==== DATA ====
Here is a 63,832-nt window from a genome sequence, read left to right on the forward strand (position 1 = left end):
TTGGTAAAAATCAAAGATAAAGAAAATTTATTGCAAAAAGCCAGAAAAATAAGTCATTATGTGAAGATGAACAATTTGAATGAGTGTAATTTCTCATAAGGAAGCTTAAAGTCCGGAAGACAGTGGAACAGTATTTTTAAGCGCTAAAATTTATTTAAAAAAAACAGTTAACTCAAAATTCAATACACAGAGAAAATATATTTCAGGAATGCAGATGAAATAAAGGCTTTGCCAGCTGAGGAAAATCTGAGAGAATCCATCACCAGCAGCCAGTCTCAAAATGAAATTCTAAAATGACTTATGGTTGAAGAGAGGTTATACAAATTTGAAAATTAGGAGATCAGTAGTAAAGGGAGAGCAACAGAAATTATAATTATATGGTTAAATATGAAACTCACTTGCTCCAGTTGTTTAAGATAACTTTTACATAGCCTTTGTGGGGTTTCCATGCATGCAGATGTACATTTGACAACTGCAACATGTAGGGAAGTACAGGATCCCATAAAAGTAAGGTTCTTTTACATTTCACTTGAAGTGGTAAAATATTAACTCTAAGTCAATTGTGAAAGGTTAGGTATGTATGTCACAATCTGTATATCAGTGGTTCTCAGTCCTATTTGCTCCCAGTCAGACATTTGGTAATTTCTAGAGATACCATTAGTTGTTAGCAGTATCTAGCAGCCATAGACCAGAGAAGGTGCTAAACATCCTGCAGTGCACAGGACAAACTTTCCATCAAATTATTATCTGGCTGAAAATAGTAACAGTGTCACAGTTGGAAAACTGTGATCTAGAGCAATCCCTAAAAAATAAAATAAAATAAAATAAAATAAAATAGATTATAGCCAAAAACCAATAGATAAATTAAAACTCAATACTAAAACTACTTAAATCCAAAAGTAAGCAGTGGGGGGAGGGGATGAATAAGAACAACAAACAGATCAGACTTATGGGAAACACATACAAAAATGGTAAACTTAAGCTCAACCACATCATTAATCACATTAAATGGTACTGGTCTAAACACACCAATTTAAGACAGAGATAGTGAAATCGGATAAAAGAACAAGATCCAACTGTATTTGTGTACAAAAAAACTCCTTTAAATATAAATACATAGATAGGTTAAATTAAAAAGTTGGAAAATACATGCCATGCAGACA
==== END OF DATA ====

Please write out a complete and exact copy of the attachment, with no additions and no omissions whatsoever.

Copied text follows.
Here is a 63,832-nt window from a genome sequence, read left to right on the forward strand (position 1 = left end):
TTGGTAAAAATCAAAGATAAAGAAAATTTATTGCAAAAAGCCAGAAAAATAAGTCATTATGTGAAGATGAACAATTTGAATGAGTGTAATTTCTCATAAGGAAGCTTAAAGTCCGGAAGACAGTGGAACAGTATTTTTAAGCGCTAAAATTTATTTAAAAAAAACAGTTAACTCAAAATTCAATACACAGAGAAAATATATTTCAGGAATGCAGATGAAATAAAGGCTTTGCCAGCTGAGGAAAATCTGAGAGAATCCATCACCAGCAGCCAGTCTCAAAATGAAATTCTAAAATGACTTATGGTTGAAGAGAGGTTATACAAATTTGAAAATTAGGAGATCAGTAGTAAAGGGAGAGCAACAGAAATTATAATTATATGGTTAAATATGAAACTCACTTGCTCCAGTTGTTTAAGATAACTTTTACATAGCCTTTGTGGGGTTTCCATGCATGCAGATGTACATTTGACAACTGCAACATGTAGGGAAGTACAGGATCCCATAAAAGTAAGGTTCTTTTACATTTCACTTGAAGTGGTAAAATATTAACTCTAAGTCAATTGTGAAAGGTTAGGTATGTATGTCACAATCTGTATATCAGTGGTTCTCAGTCCTATTTGCTCCCAGTCAGACATTTGGTAATTTCTAGAGATACCATTAGTTGTTAGCAGTATCTAGCAGCCATAGACCAGAGAAGGTGCTAAACATCCTGCAGTGCACAGGACAAACTTTCCATCAAATTATTATCTGGCTGAAAATAGTAACAGTGTCACAGTTGGAAAACTGTGATCTAGAGCAATCCCTAAAAAATAAAATAAAATAAAATAAAATAAAATAGATTATAGCCAAAAACCAATAGATAAATTAAAACTCAATACTAAAACTACTTAAATCCAAAAGTAAGCAGTGGGGGGAGGGGATGAATAAGAACAACAAACAGATCAGACTTATGGGAAACACATACAAAAATGGTAAACTTAAGCTCAACCACATCATTAATCACATTAAATGGTACTGGTCTAAACACACCAATTTAAGACAGAGATAGTGAAATCGGATAAAAGAACAAGATCCAACTGTATTTGTGTACAAAAAAACTCCTTTAAATATAAATACATAGATAGGTTAAATTAAAAAGTTGGAAAATACATGCCATGCAGACA